The results of successful self-portrait teaching are here. They are bizarre, they are imperfect. They are diverse. They are replacing assumptions about the commonplace with observations that are rich and yes, sometimes bizarre. They are evidence of thoughtful and unique perspectives from young artists from 5-8 years old.
As your students work, encourage them by “noticing” the weird. “I see that Hazel added lines around her eyes to show wrinkles.” “I noticed Jacob added bumps on his tongue to show his taste buds.” “I noticed Jenna has one eye bigger than the other.” This tells me that you are really looking at your faces because we, as humans, are imperfect and asymmetrical. Teach them those words and more importantly teach them the value in imperfection and asymmetry. 
 

But, I can’t!

Age 9

At the start, this approach may be new and once your students truly understand the complexity of their faces, you may begin to hear a lot of “But I don’t know how to draw an eye!” or “I can’t draw it like that (pointing at yours)!” If your modeling is effective, you will not hear this at all or only hear it from a couple of students. You should respond by re-focusing on what the eye (or whatever feature) is made of while simultaneously encouraging a lack of perfection and a unique approach. It may sound like this: “What’s one shape that makes your eye?” “A circle.” “Ok, so start with a circle...it can be a creative circle that’s not perfect.” “But I want to make it like you did,” they may say. “You are your own artist. That’s the way I draw an eye but I want to see how YOU draw an eye so I can see how creative you are.” Then walk away and let the learning happen. Don’t put too much energy into instructing how to draw specific features. Let them learn through doing by offering conversation that inspires rather than instructs.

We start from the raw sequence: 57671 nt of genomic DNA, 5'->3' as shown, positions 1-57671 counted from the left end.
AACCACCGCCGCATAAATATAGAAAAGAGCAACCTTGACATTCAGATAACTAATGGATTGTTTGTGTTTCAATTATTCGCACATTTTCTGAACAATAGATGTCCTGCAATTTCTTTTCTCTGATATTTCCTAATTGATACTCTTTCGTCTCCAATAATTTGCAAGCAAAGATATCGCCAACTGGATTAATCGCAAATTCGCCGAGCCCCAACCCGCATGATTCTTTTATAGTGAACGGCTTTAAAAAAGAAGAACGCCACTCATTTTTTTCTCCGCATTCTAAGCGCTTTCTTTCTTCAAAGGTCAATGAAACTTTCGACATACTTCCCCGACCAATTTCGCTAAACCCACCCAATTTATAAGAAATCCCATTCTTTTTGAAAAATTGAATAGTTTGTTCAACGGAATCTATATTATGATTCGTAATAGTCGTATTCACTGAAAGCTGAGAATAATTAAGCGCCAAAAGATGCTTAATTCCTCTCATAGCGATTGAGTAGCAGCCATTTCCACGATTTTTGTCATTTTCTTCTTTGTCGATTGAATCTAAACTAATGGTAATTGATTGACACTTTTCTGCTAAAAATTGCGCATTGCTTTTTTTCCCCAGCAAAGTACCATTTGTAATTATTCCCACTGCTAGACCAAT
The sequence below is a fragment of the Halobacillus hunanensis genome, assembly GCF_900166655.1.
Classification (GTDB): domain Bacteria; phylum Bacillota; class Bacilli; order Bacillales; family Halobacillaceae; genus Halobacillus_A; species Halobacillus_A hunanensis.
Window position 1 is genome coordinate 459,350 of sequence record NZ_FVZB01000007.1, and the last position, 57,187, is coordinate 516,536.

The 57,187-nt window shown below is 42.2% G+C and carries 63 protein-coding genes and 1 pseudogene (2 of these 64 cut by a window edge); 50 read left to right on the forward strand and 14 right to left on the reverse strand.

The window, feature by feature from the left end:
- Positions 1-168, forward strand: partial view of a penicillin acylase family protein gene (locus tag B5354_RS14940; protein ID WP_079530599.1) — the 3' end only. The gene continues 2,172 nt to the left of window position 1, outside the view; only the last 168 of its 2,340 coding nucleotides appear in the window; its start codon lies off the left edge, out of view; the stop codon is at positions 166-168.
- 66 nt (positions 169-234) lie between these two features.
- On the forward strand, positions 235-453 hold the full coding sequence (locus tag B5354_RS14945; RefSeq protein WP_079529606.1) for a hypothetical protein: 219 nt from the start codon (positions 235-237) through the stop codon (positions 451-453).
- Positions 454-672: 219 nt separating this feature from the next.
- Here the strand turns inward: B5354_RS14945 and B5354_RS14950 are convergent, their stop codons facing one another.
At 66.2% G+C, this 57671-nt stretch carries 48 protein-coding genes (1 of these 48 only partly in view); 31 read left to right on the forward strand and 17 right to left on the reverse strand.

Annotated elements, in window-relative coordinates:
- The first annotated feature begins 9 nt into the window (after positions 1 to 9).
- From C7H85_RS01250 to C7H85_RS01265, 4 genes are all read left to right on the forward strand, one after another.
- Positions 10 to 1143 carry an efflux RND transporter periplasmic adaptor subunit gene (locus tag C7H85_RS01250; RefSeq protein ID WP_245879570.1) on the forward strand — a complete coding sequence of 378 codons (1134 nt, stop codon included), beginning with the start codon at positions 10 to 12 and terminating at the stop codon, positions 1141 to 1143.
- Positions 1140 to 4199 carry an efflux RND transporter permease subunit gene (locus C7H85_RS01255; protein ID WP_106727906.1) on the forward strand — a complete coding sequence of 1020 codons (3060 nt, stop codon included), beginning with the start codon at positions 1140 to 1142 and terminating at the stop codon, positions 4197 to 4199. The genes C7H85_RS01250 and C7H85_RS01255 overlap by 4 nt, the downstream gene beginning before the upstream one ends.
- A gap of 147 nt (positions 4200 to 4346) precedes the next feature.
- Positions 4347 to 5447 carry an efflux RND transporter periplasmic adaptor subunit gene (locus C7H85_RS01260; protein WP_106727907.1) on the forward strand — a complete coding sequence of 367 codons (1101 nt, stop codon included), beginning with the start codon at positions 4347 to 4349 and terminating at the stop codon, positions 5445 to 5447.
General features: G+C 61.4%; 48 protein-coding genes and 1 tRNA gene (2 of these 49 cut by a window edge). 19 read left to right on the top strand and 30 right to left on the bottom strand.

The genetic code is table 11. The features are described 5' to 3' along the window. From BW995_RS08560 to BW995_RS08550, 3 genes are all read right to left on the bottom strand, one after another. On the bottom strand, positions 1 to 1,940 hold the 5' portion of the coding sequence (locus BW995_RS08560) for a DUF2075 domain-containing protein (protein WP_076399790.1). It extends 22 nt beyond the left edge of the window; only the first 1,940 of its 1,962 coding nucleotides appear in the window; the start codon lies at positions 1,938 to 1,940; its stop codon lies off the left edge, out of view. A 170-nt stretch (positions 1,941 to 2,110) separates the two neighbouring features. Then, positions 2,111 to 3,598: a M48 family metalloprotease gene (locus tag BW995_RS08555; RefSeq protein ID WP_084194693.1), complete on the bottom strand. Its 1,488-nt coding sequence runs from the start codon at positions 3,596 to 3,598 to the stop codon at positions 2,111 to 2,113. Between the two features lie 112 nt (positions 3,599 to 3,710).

Mirror or no mirror? That is the question. 

Age 10

Drawing isn’t only about engaging our powers of observation. Drawing is also about activating the imagination and being inventors, about that kind of seeing. At Scribble, we call this “imaginational” drawing. (We maybe made this word up. We’re artists, remember? We do things like that.)
Drawing lessons should also have ways to access what children see beyond literal observation. Teachers shouldn’t forget about the vivid imaginary lives of children; how do we extract those imaginations onto the page? This, too, relies on observation, even if it’s imaginative; it uses their innate internal resources rather than an external one.
All muscles are important to exercise. So as the subtitle of this section suggests, you don’t need to use mirrors for your lesson. I didn’t with all the portraits attached to this post. The details came from their minds, observing others and their hands (they felt their faces!). Approach the child who doesn’t know what to add without the guide of a mirror like this: “What does your portrait need to survive?” A face needs a nose to breath, ears to hear, hands need fingers to pick things up and on and on. By meeting children logically, concretely, they are able to more easily access their imagination.  
        

Let us know how it’s going. Post pics and stories of your own self-portrait teaching journey!